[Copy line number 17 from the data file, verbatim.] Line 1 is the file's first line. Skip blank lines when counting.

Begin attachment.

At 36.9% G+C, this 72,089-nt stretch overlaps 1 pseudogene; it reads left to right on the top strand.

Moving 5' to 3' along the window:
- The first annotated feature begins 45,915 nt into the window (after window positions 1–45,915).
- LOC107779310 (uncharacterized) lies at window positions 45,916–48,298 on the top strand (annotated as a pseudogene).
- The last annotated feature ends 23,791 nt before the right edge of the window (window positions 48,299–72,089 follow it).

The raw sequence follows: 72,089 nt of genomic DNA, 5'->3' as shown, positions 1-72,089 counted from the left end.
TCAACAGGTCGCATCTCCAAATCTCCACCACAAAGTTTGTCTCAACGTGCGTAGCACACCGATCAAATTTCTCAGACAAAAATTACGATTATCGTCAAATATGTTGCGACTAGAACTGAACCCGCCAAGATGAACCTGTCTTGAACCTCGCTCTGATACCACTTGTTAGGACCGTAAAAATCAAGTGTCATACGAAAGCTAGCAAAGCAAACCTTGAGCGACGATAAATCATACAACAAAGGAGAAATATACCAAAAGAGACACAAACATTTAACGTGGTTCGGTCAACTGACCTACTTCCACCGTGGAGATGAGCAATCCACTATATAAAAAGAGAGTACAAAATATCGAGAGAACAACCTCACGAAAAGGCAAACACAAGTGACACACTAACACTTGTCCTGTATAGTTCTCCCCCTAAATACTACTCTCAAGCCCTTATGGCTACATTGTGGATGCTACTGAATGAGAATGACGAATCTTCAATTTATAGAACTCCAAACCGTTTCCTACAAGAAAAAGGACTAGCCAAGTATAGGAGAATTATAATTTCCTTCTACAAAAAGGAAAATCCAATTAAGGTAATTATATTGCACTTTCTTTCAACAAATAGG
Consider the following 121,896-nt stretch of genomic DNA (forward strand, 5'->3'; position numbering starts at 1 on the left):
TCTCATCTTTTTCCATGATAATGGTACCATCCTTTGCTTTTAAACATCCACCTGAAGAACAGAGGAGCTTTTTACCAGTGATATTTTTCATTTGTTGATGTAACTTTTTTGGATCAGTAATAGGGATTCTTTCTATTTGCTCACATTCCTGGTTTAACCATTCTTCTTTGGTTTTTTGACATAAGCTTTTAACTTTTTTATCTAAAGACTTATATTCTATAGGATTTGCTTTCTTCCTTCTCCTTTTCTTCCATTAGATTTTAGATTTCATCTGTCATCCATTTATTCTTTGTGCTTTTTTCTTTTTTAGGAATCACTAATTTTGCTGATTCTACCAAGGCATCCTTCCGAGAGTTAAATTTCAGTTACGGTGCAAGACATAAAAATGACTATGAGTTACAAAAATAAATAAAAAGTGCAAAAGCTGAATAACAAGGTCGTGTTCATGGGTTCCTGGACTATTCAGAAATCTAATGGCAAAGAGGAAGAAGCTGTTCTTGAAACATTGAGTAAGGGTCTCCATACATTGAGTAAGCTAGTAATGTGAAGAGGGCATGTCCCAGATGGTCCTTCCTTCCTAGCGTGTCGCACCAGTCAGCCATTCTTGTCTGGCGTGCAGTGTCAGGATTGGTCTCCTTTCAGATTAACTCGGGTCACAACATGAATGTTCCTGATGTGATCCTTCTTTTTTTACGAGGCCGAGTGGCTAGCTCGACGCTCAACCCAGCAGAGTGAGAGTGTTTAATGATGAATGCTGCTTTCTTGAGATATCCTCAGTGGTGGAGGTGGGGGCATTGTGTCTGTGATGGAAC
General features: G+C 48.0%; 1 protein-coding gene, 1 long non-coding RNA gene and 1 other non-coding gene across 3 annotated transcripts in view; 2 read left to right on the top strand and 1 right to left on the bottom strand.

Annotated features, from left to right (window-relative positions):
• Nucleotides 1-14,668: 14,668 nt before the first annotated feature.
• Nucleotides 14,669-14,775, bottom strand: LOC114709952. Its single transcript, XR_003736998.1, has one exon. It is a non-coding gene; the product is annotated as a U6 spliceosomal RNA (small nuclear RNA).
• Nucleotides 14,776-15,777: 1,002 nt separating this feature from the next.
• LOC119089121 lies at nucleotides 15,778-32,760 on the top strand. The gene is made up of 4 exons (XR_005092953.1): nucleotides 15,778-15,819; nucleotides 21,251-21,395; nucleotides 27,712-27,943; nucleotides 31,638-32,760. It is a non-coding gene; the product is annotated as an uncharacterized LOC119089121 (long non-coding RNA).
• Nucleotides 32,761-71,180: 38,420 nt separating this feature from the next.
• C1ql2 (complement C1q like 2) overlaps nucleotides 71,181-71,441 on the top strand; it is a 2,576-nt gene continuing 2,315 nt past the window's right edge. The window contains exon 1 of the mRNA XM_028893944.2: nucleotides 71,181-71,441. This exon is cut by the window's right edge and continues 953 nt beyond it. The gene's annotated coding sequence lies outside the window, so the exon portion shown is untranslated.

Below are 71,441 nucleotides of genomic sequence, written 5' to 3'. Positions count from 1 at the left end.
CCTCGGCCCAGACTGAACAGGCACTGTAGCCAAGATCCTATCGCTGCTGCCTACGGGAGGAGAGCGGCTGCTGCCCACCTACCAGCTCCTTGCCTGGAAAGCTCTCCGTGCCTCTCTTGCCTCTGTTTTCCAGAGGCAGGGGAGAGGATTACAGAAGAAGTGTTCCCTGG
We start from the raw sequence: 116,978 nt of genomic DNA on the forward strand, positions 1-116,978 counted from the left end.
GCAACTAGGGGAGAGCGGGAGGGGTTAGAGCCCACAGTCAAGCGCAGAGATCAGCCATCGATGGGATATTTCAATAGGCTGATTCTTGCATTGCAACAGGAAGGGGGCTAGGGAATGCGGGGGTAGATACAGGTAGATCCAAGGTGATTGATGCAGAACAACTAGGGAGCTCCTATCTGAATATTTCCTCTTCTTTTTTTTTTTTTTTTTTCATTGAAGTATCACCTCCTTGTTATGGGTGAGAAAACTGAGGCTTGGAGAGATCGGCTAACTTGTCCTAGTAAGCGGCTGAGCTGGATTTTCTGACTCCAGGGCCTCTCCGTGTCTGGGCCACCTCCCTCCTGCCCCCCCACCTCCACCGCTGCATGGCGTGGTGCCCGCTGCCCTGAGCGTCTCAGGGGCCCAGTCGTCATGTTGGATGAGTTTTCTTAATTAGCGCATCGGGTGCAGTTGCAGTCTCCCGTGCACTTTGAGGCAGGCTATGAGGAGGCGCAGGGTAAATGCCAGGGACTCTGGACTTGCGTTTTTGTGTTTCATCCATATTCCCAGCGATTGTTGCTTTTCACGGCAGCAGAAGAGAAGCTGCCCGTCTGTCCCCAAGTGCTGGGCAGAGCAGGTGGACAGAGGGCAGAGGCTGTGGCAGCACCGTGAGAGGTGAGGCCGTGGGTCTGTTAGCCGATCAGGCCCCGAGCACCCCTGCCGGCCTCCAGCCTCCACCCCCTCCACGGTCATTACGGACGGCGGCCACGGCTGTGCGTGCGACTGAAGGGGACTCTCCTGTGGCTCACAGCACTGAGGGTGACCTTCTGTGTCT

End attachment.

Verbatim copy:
• C1ql2 (complement C1q like 2) overlaps nucleotides 71,181-71,441 on the top strand; it is a 2,576-nt gene continuing 2,315 nt past the window's right edge. The window contains exon 1 of the mRNA XM_028893944.2: nucleotides 71,181-71,441. This exon is cut by the window's right edge and continues 953 nt beyond it. The gene's annotated coding sequence lies outside the window, so the exon portion shown is untranslated.